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Authentic Recipes from China

Singapore : Periplus Editions 2004, $12.95, Paperback
ISBN: 0-7946-0208-8


Reviewed by: Jacqueline M. Newman
Fall Volume: 2005 Issue: 12(3) page(s): 22

Recipes by Kenneth Law, Lee Cheng Meng, and Max Zhang, an introduction by Don J. Cohn, and photographs by Luca Invernizzi Tettoni combine to make this a veritable bargain. One in an 'Authentic Recipes' series, it does the Middle Kingdom justice.

There is much to learn in its many chapters about food In China. There is a section titled: All The Tea In China, another about The Emperor's Banquet, one about Cooking and Eating Chinese, and finally, one titled: Authentic Chinese Ingredients. The photographs are gorgeous, the information valuable, the recipes worth making; and there is more.

The recipes begin, each with its own page of planning tips. The sauces and dips and the pickle recipes are special. Many recipes are titled in English and Chinese, some only in English; and many have pictures begging the reader to make and consume them. The few we made were worth so doing.

Ma Po Tofu was great, nay special. It included black beans, ginger, grated ginger, Sichuan pickles, chili paste, and Sichuan peppercorns or sansho pepper. That fine fiery fantastic dish offers a note that begins: For a vegetarian version... Never mind that suggested recipe idea, just adjust this one because it falls short of its mark. The sauce is not the same. The swap of fresh shiitake/ dried black Chinese mushrooms for the ground pork, in our mind, panders to sell books. Other vegetarian recipes in this volume make better vegetarian fare such as the Tofu Stuffed Vegetables. It was extremely good. The Fresh Spring Rolls are a clever combo idea; inside the recommended rice flour wrapper one puts a lettuce leaf. Made that way, the texture is terrific, better than with shredded lettuce as the original recipe advises.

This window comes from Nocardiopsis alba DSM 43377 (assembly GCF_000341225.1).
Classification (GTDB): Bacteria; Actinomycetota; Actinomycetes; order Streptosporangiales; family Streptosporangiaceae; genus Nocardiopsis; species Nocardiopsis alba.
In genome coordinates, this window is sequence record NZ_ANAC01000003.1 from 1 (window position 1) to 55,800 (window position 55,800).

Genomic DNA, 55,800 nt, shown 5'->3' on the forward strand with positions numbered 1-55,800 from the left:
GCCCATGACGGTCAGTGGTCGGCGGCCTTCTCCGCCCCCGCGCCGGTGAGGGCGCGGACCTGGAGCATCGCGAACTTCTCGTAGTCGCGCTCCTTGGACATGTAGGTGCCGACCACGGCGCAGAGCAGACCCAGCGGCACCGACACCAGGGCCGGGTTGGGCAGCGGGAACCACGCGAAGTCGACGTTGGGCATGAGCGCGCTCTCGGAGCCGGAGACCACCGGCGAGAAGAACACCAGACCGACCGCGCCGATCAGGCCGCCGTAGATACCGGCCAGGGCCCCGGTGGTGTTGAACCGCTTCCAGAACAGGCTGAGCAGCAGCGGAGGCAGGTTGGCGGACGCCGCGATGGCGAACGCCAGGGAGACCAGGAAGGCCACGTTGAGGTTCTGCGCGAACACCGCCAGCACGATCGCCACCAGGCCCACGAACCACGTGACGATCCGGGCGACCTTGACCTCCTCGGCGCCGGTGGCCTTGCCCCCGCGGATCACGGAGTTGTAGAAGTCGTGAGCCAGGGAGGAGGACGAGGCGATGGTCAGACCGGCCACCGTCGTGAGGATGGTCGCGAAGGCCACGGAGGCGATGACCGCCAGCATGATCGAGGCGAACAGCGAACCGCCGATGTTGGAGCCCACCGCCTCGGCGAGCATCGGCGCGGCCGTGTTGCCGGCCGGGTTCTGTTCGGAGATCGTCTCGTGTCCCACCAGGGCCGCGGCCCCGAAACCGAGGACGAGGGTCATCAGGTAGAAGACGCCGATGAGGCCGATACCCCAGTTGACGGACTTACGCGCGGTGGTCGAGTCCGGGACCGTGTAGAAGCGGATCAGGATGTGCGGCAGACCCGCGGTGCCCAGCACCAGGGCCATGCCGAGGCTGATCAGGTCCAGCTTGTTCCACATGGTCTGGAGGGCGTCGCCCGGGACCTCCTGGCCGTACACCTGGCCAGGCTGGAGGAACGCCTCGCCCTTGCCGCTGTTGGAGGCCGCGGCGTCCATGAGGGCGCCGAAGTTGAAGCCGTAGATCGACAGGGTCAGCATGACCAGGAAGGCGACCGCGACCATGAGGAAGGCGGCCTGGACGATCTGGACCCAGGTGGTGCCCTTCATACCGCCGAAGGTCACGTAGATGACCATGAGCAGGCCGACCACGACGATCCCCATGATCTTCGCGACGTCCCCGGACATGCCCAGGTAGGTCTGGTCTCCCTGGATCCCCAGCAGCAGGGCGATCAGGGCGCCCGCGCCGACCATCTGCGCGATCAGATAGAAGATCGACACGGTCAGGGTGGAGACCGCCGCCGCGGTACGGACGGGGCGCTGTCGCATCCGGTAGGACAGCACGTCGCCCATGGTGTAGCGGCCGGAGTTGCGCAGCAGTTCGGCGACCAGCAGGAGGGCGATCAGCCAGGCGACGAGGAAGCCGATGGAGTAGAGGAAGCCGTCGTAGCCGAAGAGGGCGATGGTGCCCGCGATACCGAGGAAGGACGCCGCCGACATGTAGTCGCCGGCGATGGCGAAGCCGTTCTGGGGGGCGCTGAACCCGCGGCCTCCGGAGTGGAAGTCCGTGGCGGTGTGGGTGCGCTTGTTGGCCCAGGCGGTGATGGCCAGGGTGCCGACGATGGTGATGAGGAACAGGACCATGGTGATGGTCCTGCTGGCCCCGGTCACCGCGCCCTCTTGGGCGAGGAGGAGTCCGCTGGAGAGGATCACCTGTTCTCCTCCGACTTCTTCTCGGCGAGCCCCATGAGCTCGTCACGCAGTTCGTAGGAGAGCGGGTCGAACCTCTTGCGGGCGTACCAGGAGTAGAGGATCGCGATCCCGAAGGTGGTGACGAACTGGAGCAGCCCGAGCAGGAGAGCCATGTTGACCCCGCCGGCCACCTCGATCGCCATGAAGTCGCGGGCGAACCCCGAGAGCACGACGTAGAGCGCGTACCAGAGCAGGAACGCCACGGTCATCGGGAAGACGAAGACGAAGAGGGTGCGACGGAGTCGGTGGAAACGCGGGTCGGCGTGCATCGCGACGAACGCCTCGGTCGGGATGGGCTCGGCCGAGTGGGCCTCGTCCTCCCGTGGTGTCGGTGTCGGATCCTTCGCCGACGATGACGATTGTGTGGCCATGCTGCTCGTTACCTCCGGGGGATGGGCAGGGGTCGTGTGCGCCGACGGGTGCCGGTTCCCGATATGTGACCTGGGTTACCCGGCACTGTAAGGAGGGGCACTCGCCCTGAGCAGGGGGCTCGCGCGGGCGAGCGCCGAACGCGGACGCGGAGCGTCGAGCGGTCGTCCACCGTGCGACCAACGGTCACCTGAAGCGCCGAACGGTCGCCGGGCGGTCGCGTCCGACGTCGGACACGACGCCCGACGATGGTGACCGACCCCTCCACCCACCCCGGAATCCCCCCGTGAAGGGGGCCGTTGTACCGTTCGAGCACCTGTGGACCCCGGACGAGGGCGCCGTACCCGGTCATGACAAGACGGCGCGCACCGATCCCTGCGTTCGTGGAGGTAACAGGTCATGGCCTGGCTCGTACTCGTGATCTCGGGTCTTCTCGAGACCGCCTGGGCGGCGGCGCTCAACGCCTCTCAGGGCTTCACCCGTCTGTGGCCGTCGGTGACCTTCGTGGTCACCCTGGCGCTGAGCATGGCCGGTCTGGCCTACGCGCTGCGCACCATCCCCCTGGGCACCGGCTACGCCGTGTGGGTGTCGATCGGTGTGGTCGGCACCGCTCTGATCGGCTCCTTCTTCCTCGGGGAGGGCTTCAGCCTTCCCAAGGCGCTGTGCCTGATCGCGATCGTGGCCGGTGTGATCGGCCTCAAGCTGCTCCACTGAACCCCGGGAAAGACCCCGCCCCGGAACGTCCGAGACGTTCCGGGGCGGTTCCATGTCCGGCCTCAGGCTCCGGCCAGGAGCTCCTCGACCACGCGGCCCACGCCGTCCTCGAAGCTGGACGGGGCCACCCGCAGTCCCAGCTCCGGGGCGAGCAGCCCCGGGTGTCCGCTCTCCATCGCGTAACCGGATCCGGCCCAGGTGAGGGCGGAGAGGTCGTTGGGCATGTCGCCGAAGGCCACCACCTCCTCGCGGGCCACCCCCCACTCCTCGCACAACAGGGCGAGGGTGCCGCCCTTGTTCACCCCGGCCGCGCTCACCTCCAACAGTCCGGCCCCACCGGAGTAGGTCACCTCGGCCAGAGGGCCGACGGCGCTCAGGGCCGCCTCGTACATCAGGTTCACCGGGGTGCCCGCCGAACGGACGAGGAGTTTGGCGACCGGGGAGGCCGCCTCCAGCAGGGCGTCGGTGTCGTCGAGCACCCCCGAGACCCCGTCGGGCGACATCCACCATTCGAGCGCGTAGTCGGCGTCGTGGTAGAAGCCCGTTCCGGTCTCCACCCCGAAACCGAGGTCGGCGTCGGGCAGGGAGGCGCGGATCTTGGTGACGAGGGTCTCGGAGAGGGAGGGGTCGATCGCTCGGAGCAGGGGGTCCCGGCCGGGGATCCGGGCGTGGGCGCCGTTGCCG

The Winter Melon Soup requires time but it is well worth it. It is a pretty presentation, and it pleases the palate. Stir-fried Noodles with Shrimp and Pork were a wonderful Fujianese find and a filling part of any dinner. Pair them with the Crunchy and Tangy Fresh Lotus Root Salad and delight in a delicious and phenomenal meal.

Almost every recipe has a picture of its own completed dish. Most are but three steps to completion, and when done they look lovely and taste even better. This book is more than basic, it offers quite a few new twists to old favorites. Do not know what this author or any author means by 'authentic;' but can attest that many of the recipes are worth trying and tasting.
Crunchy and Tangy Fresh Lotus Root Salad
Ingredients:
1 Tablespoon oil
2 fresh lotus roots, washed, peeled and sliced crosswise
2 scallions, sliced
1/2 teaspoon salt
1 teaspoon sugar
1 Tablespoon Chinese rice vinegar
Preparation:
1. Heat wok or fry pan and add the oil, then the lotus root slices, scallions, salt and half of the sugar, and continue to stir-fry for three minutes. Then add half-cup of water and reduce heat, and cover the wok or pan and cook for five minutes. Then remove the vegetables with a slotted spoon to a serving dish.
2. Drizzle with the vinegar and sprinkle the remaining sugar on top, and serve hot or cold.

                                                                                                                                                       
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